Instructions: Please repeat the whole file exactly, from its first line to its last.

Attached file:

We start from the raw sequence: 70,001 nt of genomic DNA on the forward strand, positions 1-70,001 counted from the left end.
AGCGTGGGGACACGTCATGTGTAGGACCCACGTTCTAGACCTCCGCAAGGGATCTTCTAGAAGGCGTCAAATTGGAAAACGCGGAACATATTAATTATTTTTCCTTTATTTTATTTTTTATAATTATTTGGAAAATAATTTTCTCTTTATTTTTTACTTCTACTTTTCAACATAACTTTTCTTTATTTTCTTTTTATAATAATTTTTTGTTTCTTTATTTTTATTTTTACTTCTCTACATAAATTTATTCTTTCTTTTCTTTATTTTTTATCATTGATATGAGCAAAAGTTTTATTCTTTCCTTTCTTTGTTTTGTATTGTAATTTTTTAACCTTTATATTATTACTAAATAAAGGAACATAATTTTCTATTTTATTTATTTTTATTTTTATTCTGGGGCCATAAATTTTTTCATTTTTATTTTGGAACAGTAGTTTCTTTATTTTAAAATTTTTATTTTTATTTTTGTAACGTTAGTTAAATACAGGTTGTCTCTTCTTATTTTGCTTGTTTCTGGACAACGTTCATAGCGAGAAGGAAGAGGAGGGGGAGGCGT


We start from the raw sequence: 70,001 nt of genomic DNA on the forward strand, positions 1-70,001 counted from the left end.
AGCGTGGGGACACGTCATGTGTAGGACCCACGTTCTAGACCTCCGCAAGGGATCTTCTAGAAGGCGTCAAATTGGAAAACGCGGAACATATTAATTATTTTTCCTTTATTTTATTTTTTATAATTATTTGGAAAATAATTTTCTCTTTATTTTTTACTTCTACTTTTCAACATAACTTTTCTTTATTTTCTTTTTATAATAATTTTTTGTTTCTTTATTTTTATTTTTACTTCTCTACATAAATTTATTCTTTCTTTTCTTTATTTTTTATCATTGATATGAGCAAAAGTTTTATTCTTTCCTTTCTTTGTTTTGTATTGTAATTTTTTAACCTTTATATTATTACTAAATAAAGGAACATAATTTTCTATTTTATTTATTTTTATTTTTATTCTGGGGCCATAAATTTTTTCATTTTTATTTTGGAACAGTAGTTTCTTTATTTTAAAATTTTTATTTTTATTTTTGTAACGTTAGTTAAATACAGGTTGTCTCTTCTTATTTTGCTTGTTTCTGGACAACGTTCATAGCGAGAAGGAAGAGGAGGGGGAGGCGT